8. Use music to motivate you. Run to the rhythm of the beat. Change your pace with the beat. Sometimes I have used my playlist to time me. I run for the entirety of the first track then walk for the next track etc . Choose a playlist of about 15 minutes in total and choose tracks about three minutes long.
9. Run for 0.2 miles and then run back again. Repeat until you have completed your mile. Each time try to increase your speed by 10 percent. Start with the first 0.2 nice and slow. You should feel exhausted when you have finished.
10. Read running magazines such as runners world and follow runners blogs. WordPress makes this very easy.
These are just ten motivators. There are probably many more. Just remember running a mile a day is a good thing and ultimately can transform your life. After a month you will feel great and you will have run more than a marathon without realising it.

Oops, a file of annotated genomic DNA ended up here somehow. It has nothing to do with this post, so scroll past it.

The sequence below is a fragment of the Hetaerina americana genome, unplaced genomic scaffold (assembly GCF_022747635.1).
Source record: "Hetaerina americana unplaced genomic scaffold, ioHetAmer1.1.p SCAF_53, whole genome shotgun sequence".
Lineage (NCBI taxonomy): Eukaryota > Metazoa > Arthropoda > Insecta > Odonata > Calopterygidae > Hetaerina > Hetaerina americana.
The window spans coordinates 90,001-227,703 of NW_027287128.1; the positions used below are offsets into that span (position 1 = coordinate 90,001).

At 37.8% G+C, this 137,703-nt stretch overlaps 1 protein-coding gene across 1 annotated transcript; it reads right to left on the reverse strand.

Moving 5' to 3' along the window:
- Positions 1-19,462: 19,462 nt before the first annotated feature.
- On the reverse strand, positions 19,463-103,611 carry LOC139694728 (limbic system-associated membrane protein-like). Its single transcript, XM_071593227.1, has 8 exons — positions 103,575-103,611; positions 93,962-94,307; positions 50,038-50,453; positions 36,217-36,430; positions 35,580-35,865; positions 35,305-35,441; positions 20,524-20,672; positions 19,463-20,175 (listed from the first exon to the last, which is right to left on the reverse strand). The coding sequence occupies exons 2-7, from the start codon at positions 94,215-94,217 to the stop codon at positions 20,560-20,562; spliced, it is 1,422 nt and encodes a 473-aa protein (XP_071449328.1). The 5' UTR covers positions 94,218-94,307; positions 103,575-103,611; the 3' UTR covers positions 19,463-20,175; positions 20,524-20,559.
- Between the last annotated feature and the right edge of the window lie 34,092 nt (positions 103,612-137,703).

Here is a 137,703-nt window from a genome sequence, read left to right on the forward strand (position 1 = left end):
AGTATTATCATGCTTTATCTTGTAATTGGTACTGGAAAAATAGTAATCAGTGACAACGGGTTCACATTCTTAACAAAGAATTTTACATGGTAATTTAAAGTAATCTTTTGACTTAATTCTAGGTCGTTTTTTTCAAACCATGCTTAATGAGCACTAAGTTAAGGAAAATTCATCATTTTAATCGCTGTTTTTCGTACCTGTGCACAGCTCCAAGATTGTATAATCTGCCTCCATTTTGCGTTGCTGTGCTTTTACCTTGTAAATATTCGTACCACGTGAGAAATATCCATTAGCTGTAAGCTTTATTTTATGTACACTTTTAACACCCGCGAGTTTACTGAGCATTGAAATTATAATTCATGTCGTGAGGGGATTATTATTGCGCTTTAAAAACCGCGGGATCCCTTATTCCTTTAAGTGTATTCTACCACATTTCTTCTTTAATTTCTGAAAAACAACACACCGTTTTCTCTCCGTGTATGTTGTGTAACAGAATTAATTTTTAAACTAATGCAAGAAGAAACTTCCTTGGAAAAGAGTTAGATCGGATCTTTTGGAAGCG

Enjoy your running. Any questions you may have then please ask. Please comment freely.
If you would like to guest post on your experiences of running a mile a day then please email me at email@example.com
I am currently on holiday in Cyprus and am loving my mile runs everyday. The runs take about 15 minutes out of the day including getting ready and mean that I have a regular dose of exercise keeping my metabolism up and securing a bit of ‘me’ time. People generally don’t put exercise and holidays together but there is no reason why you shouldn’t continue – you will, I promise feel much better for it.
Here are a few tips on running a mile whilst on holiday.
1. Choose your time wisely. I find running first thing in the morning is best or just before showering for evening meal. Avoid hot times and if you have to apply plenty of sunscreen. Try not to run full up.